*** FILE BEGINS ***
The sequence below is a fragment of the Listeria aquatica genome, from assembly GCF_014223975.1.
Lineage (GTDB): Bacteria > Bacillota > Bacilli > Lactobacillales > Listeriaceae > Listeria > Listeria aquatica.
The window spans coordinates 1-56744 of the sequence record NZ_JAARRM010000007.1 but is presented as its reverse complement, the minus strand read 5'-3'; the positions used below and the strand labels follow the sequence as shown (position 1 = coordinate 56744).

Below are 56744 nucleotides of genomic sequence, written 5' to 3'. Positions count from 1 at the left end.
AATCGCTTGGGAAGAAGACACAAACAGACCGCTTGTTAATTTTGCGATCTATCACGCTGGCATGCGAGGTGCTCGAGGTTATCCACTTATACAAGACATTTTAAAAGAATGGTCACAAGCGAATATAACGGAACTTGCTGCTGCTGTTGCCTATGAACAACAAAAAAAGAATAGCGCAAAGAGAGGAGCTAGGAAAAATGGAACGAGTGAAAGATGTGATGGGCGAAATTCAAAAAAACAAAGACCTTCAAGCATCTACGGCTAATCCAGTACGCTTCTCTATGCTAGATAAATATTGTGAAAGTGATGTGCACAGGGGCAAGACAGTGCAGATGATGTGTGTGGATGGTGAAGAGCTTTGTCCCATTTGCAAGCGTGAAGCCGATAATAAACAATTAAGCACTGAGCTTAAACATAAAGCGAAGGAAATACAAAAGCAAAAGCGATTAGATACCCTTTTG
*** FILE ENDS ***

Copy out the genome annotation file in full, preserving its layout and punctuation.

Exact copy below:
The sequence below is a fragment of the Listeria aquatica genome, from assembly GCF_014223975.1.
Lineage (GTDB): Bacteria > Bacillota > Bacilli > Lactobacillales > Listeriaceae > Listeria > Listeria aquatica.
The window spans coordinates 1-56744 of the sequence record NZ_JAARRM010000007.1 but is presented as its reverse complement, the minus strand read 5'-3'; the positions used below and the strand labels follow the sequence as shown (position 1 = coordinate 56744).

Below are 56744 nucleotides of genomic sequence, written 5' to 3'. Positions count from 1 at the left end.
AATCGCTTGGGAAGAAGACACAAACAGACCGCTTGTTAATTTTGCGATCTATCACGCTGGCATGCGAGGTGCTCGAGGTTATCCACTTATACAAGACATTTTAAAAGAATGGTCACAAGCGAATATAACGGAACTTGCTGCTGCTGTTGCCTATGAACAACAAAAAAAGAATAGCGCAAAGAGAGGAGCTAGGAAAAATGGAACGAGTGAAAGATGTGATGGGCGAAATTCAAAAAAACAAAGACCTTCAAGCATCTACGGCTAATCCAGTACGCTTCTCTATGCTAGATAAATATTGTGAAAGTGATGTGCACAGGGGCAAGACAGTGCAGATGATGTGTGTGGATGGTGAAGAGCTTTGTCCCATTTGCAAGCGTGAAGCCGATAATAAACAATTAAGCACTGAGCTTAAACATAAAGCGAAGGAAATACAAAAGCAAAAGCGATTAGATACCCTTTTG